Most new business owners know the value of publicity for promoting their company’s reputation and selling their product or service. However, many don’t know how to go about getting it. They may hire a public relations firm – a good idea even for start-ups – then be disappointed with the results.
This does not have to be the case. If you are the owner of a new business, you can have a successful working relationship with your public relations firm and achieve your goals simply by following some basic guidelines.
Here are some Do’s and Don’ts that should put you on the right track.
1. Expect honest representation. Your public relations firm should have a good idea of what will – and will not – get attention in the news media. They should also know the best media outlets and reporters to approach to get editorial coverage for your business. Listen to them. Problems in a PR firm-client relationship often stem from public relations counselors going against their better judgment and pitching a story they know will not fly, just to please an insistent client. Media pitches for a company with a reputation of sending out material that isn’t newsworthy are likely to be ignored.
2. Communicate everything about your business to your public relations counselor – not just what you think he or she needs to know. You may have some hidden gems of stories in your business that you – being an insider and not attuned to media interests – may not think are all that interesting. You should also share information about any potential problems or embarrassing situations. A PR professional will keep your confidences and help you manage negative publicity, should it occur.
3. Ask for a crisis communication plan. You may never have to utilize it – and let’s hope that’s true – but having a crisis communication plan in place and circulated among top officers of your company will come in handy to tap down negative stories before they balloon into major problems that could damage your company’s reputation.
4. Have a media contact procedure in place. Everyone – from the receptionist to the president – needs to know what to do if and when the media calls. The best advice is to have everyone refer calls from the news media to the public relations firm. They can sort out all the particulars and arrange for any interviews.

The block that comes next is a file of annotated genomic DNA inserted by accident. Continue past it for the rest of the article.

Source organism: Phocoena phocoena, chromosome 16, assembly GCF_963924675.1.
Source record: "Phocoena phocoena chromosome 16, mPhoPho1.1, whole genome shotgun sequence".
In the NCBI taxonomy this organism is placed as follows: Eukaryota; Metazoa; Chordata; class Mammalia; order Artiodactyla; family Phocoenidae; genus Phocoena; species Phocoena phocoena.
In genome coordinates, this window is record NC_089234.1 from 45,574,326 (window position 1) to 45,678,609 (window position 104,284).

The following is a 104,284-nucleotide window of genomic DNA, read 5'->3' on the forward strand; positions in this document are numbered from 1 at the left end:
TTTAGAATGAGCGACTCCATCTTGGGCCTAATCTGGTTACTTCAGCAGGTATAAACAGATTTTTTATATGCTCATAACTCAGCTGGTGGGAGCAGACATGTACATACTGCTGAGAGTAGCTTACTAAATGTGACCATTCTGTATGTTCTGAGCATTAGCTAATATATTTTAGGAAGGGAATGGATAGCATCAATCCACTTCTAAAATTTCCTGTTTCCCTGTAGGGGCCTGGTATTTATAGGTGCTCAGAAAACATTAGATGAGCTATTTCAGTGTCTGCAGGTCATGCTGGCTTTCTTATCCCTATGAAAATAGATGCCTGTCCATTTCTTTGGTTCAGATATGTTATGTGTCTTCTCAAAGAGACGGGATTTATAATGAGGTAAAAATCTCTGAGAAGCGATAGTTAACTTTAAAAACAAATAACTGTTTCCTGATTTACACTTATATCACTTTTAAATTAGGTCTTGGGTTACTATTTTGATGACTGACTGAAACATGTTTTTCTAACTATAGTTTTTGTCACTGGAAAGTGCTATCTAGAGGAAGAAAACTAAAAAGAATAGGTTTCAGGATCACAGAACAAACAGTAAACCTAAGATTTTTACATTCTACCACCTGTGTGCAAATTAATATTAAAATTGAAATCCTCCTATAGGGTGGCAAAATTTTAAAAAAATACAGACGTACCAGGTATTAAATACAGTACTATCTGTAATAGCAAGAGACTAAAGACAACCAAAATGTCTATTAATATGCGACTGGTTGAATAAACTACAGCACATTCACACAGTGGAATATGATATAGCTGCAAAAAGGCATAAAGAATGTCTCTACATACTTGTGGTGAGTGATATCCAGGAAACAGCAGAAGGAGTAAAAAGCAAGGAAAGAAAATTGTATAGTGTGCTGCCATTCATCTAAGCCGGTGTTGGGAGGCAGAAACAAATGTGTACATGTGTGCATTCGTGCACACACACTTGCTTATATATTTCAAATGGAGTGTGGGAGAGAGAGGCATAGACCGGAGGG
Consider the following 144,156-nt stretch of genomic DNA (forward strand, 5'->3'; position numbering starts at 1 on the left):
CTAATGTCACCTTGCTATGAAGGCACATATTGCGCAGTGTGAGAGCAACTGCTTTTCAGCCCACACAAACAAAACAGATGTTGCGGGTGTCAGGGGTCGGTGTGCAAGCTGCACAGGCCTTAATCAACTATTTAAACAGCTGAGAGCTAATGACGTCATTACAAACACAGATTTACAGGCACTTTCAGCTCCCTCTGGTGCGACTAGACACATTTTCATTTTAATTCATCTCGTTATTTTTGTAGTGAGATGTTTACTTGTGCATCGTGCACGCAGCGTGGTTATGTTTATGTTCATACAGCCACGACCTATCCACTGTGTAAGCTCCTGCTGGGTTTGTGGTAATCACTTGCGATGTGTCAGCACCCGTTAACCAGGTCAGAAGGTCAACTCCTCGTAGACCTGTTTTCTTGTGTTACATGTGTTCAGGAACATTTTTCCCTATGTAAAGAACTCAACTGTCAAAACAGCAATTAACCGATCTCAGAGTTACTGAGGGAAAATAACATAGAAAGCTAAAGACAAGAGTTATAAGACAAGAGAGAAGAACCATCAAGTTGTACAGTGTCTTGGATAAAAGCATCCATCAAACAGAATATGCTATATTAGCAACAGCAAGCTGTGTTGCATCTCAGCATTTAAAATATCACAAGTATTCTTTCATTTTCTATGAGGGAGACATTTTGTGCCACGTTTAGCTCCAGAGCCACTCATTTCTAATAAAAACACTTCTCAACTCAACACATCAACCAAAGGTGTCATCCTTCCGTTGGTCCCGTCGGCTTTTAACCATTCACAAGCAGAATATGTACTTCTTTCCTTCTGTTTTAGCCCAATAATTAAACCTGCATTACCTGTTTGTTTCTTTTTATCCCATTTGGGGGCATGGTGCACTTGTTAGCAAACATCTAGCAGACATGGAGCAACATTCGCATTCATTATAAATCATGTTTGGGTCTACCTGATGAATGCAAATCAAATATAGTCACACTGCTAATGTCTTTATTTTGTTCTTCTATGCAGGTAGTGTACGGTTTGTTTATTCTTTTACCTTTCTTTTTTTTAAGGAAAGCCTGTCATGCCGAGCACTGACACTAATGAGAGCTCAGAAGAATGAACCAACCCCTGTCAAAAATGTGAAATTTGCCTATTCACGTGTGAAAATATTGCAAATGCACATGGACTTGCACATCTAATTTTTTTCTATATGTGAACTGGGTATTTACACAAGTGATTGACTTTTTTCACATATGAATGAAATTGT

5. Respond quickly to interview requests as they are presented to you by your public relations person. Media interviews are an opportunity for you to present your company the way you want it presented. But reporters have deadlines; if you aren’t available, they will interview someone else, and you may miss out on an opportunity to get positive media coverage.
1. Expect a guarantee. Media coverage cannot be guaranteed, unless you do a “pay-for-play” agreement with a particular publication, in which you buy advertising and get an article on your company in return. Other than that type of arrangement – usually referred to as an “advertorial” – no public relations firm can, or should, guarantee coverage.
2. Be a one-hit wonder. One big round of publicity is not going to carry you very far. A good public relations program is an ongoing enterprise, and often a “drip-drip-drip” strategy is better than a one-time splashy feature.
3. Be caught unprepared. Ask for media training. You may be a great communicator in many ways, but doing a media interview is a special skill. Having some knowledge of how the media works, developing strong messages, and practicing delivering them will make you a better, more confident company representative.
4. Expect media coverage to do it all. There are many other ways to reach your targeted audience, including social media, marketing communications, and opportunities for direct engagement. A good PR person will look at your firm – its goals, its product or service offerings, its target markets – and design a communication strategy specific to your needs.
5. Be discouraged if your plan takes a while to get off the ground. You want to have everything – messages, action plan, trained spokespersons, etc. – in place before you go public. First impressions are lasting ones.
Margot Dimond, APR, is an accredited public relations professional with 30 years of experience providing public relations and marketing communications to businesses and nonprofit organizations. She is currently a principal with DoubleDimond Pu